Forget that much of Freud's work in this field has been discredited in the last couple of decades. (For some reason, women go into hysterics over the word "hysteria.") There's much to admire about Freud on its own terms. First, Huston made the wise decision to abandon the original script written by France's favorite cockeyed philosopher, Jean-Paul Satre, which would have run about 10 hours. 

No wonder he never got the girl on
"The Man from U.N.C.L.E."
Second, casting Montgomery Clift was brilliant, in that his presence -- usually described by movie historians as "troubled" -- makes Freud more human than we tend to picture him. I mean, this Freud is so repulsed by his patients that he temporarily quits psychiatry altogether, because these people are, you know, nuts. I mean, how would you react to David McCallum speaking like Peter Lorre before making out with a headless mannequin he thinks his is mother?

"On the count of three, you're going to quack
like a duck. Just kidding!"
But thanks to his mentor, Dr. Josef Breuer, Freud is soon back in the game, taking on the case of Cecily Koertner, blind and paralyzed since a traumatic childhood incident involving her father. Peeling back the layers of Cecily's memories like a jumbo shallot, Freud cures her physically and psychologically, while discovering the root of his own deep-seated hatred for his father. Doesn't anybody like their parents?


If all this sounds like the patient-curing-the-doctor routine beloved by Reader's Digest, don't be put off. Freud is a serious, perhaps great movie, even if it has a whiff of old Hollywood about it. The mishmash of accents; occasional dialogue along the lines of, Siggy, you look hungry, eat a sandwich!; the boastful father who envisions great things for his son the doctor. 

Yet, had Huston waited for a more liberated time, Freud would have lost its prime assets: Montgomery Clift; the stunning black and white photography; and Jerry Goldsmith's Twilight Zone-ish score (parts of which were later lifted for Alien). The dream sequences, by the way, look like the dreams I have, which, upon reflection, is more information than you need.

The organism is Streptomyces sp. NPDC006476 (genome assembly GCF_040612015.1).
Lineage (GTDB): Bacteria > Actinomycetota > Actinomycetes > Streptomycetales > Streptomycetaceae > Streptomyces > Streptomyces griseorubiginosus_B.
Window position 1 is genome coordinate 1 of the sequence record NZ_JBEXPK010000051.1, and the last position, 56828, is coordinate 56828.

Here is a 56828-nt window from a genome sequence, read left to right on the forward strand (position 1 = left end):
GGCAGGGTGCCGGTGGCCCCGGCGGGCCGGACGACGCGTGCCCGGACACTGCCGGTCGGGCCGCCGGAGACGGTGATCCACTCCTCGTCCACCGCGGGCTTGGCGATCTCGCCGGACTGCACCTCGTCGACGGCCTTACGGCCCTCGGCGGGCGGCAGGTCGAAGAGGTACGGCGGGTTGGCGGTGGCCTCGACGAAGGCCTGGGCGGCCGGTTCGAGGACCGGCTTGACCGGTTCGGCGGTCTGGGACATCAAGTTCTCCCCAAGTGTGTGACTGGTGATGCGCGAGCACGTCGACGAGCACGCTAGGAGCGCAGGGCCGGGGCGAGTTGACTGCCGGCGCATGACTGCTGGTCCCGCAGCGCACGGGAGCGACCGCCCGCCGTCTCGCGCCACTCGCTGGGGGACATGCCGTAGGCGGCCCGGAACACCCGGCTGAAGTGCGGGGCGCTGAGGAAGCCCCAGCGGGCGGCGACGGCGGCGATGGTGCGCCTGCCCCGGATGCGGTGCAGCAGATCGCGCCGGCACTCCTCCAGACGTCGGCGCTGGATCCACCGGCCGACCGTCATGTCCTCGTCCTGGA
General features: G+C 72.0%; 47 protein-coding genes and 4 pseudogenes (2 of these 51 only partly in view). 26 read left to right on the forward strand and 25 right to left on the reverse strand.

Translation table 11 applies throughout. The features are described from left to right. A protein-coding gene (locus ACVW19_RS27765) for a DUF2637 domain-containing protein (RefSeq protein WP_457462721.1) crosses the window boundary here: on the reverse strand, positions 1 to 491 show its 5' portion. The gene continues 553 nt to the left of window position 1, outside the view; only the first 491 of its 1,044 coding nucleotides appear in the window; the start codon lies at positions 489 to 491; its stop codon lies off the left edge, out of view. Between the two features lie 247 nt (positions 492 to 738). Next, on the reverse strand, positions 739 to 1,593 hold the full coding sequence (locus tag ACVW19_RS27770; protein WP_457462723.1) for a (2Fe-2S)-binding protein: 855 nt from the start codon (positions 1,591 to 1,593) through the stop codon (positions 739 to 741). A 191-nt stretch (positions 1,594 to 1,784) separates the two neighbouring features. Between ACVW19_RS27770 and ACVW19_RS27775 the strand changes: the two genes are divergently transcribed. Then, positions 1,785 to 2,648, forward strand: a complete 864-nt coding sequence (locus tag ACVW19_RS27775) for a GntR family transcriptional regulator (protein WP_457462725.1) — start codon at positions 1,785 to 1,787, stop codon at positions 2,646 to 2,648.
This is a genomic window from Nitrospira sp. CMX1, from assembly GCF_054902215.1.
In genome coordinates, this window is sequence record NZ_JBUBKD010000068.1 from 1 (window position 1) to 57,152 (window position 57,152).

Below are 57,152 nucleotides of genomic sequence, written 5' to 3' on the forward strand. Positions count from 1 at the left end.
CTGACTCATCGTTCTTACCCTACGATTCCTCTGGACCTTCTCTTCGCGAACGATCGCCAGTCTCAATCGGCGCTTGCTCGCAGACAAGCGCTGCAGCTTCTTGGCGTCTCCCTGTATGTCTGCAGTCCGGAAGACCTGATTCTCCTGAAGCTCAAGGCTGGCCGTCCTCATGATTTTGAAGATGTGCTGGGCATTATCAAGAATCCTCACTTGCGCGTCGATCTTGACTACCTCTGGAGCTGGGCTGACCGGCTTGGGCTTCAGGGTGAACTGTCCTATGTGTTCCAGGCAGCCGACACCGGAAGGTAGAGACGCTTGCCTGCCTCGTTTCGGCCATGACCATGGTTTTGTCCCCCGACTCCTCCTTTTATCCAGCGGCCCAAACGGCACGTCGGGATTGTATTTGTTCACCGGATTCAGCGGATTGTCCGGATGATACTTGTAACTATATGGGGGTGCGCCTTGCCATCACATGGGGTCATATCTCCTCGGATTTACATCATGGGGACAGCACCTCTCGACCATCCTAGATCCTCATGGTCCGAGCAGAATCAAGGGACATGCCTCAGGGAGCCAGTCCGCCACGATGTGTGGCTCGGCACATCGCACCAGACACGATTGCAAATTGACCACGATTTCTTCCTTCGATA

"Say,  you look familiar..."
One of Huston's inspired casting choices directly involves Freud's sexual theories. Freud's wife Martha believes that he married her only because, according to him, we all fall in love with someone who reminds us of somebody else. No surprise, then, that the actresses playing Freud's mother and wife look like sisters. If that's not enough, Rosalie Crutchie, as Freud's mother, was only 42 -- the same age as Montgomery Clift. Oh, yuck.


Larry Parks expounds on the psychological 
underpinnings of singing "My Mammy."

In hiring Larry Parks as Dr. Breuer, Huston was doing his bit to break the Hollywood blacklist. Famous for starring in The Jolson Story and Jolson Sings Again, Parks' movie career was derailed by admitting to Congress that, when barely out of his teens, he was very briefly affiliated with the Communist party. A white guy in blackface who was once red -- only in Hollywood, kids. 

Freud himself should have been on the set of the movie. John Huston emotionally tortured
Having fun with Spence and Monty.
Montgomery Clift over the latter's sexuality. Clift, now in the depths of his booze and drug addiction, briefly fled to Germany for the premiere of Judgement at Nuremberg, where, reports film historian John McElwee, "a hostile German press merely exacerbated [his] already bizarre behavior... [Clift], according to one observer, 'showed up stoned and drunk out of his mind, jumping on Spence’s back.' Things got worse when Monty crawled on his hands and knees between the aisles, and 'screamed all sorts of crazy things,' causing Tracy to flee from the auditorium." Today, that kind of thing would earn you a spokesman gig for Cabo Wabo Tequila and a guest shot on Two and a Half Men. 




"Good God, I can't believe
that title!"
Still far more interesting than most any movie today, Freud comes from a time when intelligent dialogue was not only important, but expected from this kind of drama. Unfortunately, the studio wasn't particularly keen on it. Shorn of several minutes for general release, the film was given the legendarily stupid title Freud: The Secret Passion. Some posters printed it as Freud: A Secret Passion -- a subtle yet vital difference for the article-obsessed.

Following its TV debut in the late '60s, Freud vanished for about 15 years before briefly reappearing on home video. It went AWOL for many more years until a handful of airings on cable television -- then disappeared again for over a decade. Today, the original 140-minute version is commercially available on DVD only in Spain.

Well, not quite. I remember a particular dream sequence at a train depot during AMC's sole broadcast of Freud about 25 years ago. When watching the DVD, I was disappointed to discover that it was missing. For God's sakes, leave Freud alone!